A proposed class action must also satisfy one of the subdivisions of Rule 23(b). See Valentino v. Carte-Wallace, Inc. 97 F.3d 1227,1233 (9th Cir. 1996). Lead Plaintiff argues that this motion is proper under Rule 23(b)(3). Rule 23(b)(3) requires that the questions of law or fact common to the members of the class predominate over any questions affecting only individual members, and that a class action is superior to other available methods for the fair and efficient adjudication of the controversy. Fed.R.Civ.P. 23(b)(3).

A court need not reach the merits of the action in determining whether a class action is appropriate. Eisen v. Carlisle and Jacqueline, 417 U.S. 156, 179, 94 S.Ct. 2140, 40 L.Ed.2d 732 (1974). However, a court may consider evidence even if that evidence also relates to the merits. Hanon v. Dataproducts Corp.. 976 F.2d 497, 509 (9th Cir. 1992). In analyzing a motion for class certification, a court should accept the substantive allegations of the complaint as true. Blackie v. Barrack, 524 F.2d 891, 901 n. 17 (9th Cir. 1975).

The plaintiff carries the burden of demonstrating satisfaction of the prerequisites for class certification. Mantolete v. Bolger, 767 F.2d 1416, 1424 (9th Cir. 1985). The plaintiff's failure to prove any one of Rule 23's requirements destroys the alleged class action. Rutledge v. Electric Hose & Rubber Co., 511 F.2d 668, 673 (9th Cir. 1975). Courts must rigorously assess whether the four prerequisites have been met. General Tel. Co. v. Falcon, 457 U.S. 147, 161, 102 S.Ct. 2364, 72 L.Ed.2d 740 (1982). Conditional certification of an improper class on a speculative possibility that it may later meet the requirements is improper, Blackie, 524 F.2d at 901. Ultimately, the class certification [ Page 4]

determination is committed to the discretion of the district court. Price v. Lucky Stores. Inc.. 501 F.2d 1177, 1179 (9th Cir.1974). See, e.g., Schwartz v. Upper Deck Co., 183 F.R.D. 672 (S.D. Cal. 1999).

B. Analysis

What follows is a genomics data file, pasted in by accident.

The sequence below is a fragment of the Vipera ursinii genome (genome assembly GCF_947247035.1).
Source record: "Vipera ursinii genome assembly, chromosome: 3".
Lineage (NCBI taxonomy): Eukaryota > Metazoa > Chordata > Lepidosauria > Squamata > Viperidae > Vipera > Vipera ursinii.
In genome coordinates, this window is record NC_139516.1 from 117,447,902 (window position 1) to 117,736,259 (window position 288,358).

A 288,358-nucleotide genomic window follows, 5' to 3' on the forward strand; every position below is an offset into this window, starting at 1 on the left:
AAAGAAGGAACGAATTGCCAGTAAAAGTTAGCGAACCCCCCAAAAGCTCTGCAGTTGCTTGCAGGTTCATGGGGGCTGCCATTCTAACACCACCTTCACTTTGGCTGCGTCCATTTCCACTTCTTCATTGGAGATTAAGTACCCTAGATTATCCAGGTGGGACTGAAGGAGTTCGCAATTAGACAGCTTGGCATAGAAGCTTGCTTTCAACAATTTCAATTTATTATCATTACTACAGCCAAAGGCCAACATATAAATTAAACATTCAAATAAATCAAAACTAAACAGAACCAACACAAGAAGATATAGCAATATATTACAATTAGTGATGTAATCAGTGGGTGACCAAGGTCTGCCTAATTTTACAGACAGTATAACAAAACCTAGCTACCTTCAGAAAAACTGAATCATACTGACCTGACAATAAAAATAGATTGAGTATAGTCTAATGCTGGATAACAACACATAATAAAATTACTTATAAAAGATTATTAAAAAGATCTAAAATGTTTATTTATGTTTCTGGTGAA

Lead Plaintiff argues it has met the requirements of Rule 23(a) and Rule 23(b)(3). Defendants, however, argue that class certification is not available for Lead Plaintiff because Lead Plaintiff has failed to establish the required elements of Rule 23(a) and Rule 23(b). In the alternative, Defendants request the creation of a separate insider trading subclass pursuant to Rule 23(a)(B). The court will first look to the issue of class certification, then Defendants' request for the creation of a subclass.

1. Rule 23(a)(1): Numerosity

Rule 23(a)(1) requires that Lead Plaintiff demonstrate the class is so numerous that joinder of all members is impracticable. Fed.R.Civ.P. 23(a)(1). For purposes of Rule 23(a)(1) "impracticability does not mean impossibility, but only the difficulty or inconvenience of joining all members of the class." Harris v. Palm Springs Alpine Estates. Inc.. 329 F.2d 909, 913-14 (9th Cir. 1964) (citation omitted).

According to Lead Plaintiff, AMCC issued 298 million shares of common stock during the Class Period, and therefore it presumes that the Class has thousands of members. Motion at 7. Plaintiff alleges it acquired more that 400,000 shares of AMCC common stock and sustained a loss exceeding $5 million. Motion at 4. Lead Plaintiff argues that because of these facts, it has satisfied the numerosity requirement of Rule 23(a)(1). Defendants do not dispute this argument, and the court agrees with Lead Plaintiff that it has satisfied the numerosity requirement of Rule 23(a)(1).

2. Rule 23(a)(2) Commonality and Rule 23(b)(3) Predominance